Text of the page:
View your shopping cart.
If you're a local customer, any books you order can be available for in-store pickup. Simply fill out the "delivery information" section with your home address, and select "In-Store Pickup" under "Calculate shipping cost". We'll let you know when your order is available to be picked up!
A Graveyard for Lunatics: Another Tale of Two Cities (Paperback)
Usually Ships in 1-5 days from Our Distributor
Halloween Night, 1954. A young, film-obsessed scriptwriter has just been hired at one of the great studios. An anonymous investigation leads from the giant Maximus Films backlot to an eerie graveyard separated from the studio by a single wall. There he makes a terrifying discovery that thrusts him into a maelstrom of intrigue and mysteryand into the dizzy exhilaration of the movie industry at the height of its glittering power.
About the Author
In a career spanning more than seventy years, Ray Bradbury, who died on June 5, 2011 at the age of 91, inspired generations of readers to dream, think, and create. A prolific author of hundreds of short stories and close to fifty books, as well as numerous poems, essays, operas, plays, teleplays, and screenplays, Bradbury was one of the most celebrated writers of our time. His groundbreaking works include Fahrenheit 451, The Martian Chronicles, The Illustrated Man, Dandelion Wine, and Something Wicked This Way Comes. He wrote the screen play for John Huston's classic film adaptation of Moby Dick, and was nominated for an Academy Award. He adapted sixty-five of his stories for television's The Ray Bradbury Theater, and won an Emmy for his teleplay of The Halloween Tree. He was the recipient of the 2000 National Book Foundation Medal for Distinguished Contribution to American Letters, the 2004 National Medal of Arts, and the 2007 Pulitzer Prize Special Citation, among many honors.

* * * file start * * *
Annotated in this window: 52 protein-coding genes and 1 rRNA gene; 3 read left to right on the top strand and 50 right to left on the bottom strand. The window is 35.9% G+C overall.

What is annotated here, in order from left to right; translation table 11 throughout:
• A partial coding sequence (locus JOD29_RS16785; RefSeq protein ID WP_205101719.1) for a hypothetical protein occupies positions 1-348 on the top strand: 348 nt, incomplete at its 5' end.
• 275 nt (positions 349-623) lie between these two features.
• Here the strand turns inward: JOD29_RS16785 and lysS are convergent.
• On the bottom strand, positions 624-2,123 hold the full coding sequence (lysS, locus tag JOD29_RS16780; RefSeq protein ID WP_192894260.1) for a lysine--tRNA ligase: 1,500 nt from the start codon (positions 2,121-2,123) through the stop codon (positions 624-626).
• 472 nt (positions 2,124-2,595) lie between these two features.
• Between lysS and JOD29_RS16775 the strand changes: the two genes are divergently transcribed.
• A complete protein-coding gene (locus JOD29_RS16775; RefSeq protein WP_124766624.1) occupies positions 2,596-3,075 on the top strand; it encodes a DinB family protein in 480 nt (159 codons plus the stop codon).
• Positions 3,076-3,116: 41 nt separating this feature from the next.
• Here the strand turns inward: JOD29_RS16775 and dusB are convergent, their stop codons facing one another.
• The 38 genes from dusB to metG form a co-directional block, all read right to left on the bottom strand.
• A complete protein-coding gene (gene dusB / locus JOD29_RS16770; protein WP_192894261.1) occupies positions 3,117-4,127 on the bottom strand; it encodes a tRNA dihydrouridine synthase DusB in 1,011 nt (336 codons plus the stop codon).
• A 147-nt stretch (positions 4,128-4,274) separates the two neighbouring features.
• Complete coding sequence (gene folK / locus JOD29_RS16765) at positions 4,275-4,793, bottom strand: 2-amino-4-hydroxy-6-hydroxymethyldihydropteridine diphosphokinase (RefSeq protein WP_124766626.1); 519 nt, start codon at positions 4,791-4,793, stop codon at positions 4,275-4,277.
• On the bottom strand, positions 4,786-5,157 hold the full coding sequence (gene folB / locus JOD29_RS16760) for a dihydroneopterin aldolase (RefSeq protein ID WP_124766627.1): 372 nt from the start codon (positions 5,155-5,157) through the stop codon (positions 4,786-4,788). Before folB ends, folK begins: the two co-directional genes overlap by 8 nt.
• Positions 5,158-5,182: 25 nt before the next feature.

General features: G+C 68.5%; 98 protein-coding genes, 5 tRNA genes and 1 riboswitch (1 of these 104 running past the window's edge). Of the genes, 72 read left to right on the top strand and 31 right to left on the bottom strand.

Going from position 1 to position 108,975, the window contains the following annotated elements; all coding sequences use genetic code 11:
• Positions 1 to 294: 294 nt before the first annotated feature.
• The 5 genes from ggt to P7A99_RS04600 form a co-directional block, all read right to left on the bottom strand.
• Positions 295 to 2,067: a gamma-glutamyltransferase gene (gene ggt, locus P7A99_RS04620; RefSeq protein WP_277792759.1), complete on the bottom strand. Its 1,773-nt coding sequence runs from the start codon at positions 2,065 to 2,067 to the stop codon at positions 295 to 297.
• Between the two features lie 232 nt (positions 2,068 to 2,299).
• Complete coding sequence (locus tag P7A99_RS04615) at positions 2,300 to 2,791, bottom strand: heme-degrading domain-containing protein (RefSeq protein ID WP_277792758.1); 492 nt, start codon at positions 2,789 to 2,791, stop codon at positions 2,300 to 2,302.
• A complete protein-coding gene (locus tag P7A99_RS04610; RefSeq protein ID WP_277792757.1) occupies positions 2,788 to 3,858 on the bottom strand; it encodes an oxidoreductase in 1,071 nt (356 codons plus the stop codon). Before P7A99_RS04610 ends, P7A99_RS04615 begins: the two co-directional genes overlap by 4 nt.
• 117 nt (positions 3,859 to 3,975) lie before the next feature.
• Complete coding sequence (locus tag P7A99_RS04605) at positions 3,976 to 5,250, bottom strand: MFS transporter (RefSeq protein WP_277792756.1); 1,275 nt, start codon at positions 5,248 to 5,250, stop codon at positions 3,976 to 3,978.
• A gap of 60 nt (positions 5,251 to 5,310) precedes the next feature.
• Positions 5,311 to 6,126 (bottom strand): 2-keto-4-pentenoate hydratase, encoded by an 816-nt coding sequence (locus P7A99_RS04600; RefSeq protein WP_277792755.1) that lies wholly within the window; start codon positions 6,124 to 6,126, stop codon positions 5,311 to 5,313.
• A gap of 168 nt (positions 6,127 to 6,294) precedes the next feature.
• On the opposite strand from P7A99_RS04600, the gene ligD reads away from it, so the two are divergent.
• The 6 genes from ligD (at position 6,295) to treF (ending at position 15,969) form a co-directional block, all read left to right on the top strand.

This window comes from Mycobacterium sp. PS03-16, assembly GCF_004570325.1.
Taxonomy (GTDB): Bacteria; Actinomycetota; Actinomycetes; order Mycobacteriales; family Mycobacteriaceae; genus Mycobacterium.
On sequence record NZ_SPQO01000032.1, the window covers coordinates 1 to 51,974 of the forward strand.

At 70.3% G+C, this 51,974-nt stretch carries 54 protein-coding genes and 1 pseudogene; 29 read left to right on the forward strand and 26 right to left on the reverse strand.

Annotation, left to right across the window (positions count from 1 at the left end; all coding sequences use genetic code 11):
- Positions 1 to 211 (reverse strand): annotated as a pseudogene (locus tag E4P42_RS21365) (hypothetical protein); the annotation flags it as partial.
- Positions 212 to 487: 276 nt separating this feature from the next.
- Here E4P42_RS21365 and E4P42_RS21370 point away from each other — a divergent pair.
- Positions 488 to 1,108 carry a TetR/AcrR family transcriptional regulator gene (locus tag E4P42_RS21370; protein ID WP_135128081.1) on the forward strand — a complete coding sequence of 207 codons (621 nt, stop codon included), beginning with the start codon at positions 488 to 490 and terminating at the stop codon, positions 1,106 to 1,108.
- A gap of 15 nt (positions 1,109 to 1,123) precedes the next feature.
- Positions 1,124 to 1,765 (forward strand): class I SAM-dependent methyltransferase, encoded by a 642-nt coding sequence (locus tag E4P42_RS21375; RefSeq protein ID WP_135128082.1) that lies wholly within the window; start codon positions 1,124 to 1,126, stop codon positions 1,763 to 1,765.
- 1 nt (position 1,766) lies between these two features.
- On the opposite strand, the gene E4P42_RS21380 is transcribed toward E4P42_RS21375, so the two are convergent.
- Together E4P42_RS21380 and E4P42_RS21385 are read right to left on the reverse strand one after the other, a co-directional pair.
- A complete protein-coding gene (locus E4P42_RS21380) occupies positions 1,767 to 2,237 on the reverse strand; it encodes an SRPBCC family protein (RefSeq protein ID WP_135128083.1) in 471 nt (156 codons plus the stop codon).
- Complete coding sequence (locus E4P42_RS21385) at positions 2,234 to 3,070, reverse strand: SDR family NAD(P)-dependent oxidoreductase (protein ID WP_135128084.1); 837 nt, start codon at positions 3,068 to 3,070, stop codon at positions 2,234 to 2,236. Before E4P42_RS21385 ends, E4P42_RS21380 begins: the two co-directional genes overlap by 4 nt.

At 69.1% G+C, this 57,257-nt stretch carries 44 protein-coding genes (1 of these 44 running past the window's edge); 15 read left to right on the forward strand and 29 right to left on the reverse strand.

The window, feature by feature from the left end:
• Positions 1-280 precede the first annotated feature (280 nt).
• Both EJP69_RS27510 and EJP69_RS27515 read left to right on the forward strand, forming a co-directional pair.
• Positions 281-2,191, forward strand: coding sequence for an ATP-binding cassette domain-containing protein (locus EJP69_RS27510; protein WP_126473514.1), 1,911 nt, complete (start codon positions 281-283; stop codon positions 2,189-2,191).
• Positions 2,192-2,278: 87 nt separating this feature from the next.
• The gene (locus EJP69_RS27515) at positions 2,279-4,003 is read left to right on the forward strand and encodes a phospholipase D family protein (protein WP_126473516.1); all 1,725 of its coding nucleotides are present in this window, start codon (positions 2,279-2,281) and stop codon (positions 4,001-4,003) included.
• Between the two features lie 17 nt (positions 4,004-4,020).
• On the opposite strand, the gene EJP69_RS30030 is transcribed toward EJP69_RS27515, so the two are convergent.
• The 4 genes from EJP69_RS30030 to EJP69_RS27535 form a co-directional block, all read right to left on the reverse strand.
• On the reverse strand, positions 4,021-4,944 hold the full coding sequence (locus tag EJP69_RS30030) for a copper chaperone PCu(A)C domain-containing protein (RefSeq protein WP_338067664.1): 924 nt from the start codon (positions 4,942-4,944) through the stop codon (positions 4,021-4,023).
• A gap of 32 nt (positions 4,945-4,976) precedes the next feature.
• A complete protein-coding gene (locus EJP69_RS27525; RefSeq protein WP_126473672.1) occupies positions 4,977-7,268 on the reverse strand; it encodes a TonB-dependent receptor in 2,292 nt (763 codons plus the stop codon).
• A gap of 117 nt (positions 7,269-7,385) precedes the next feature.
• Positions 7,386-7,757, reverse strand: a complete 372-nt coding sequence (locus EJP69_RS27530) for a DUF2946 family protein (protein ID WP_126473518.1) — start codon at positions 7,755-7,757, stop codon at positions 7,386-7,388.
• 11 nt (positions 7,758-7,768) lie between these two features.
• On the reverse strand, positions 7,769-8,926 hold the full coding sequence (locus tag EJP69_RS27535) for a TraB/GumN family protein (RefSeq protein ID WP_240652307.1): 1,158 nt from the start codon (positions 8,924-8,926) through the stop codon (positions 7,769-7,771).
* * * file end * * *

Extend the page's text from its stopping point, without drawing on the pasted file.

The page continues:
Throughout his life, Bradbury liked to recount the story of meeting a carnival magician, Mr. Electrico, in 1932. At the end of his performance Electrico reached out to the twelve-year-old Bradbury, touched the boy with his sword, and commanded, "Live forever!" Bradbury later said, "I decided that was the greatest idea I had ever heard. I started writing every day. I never stopped."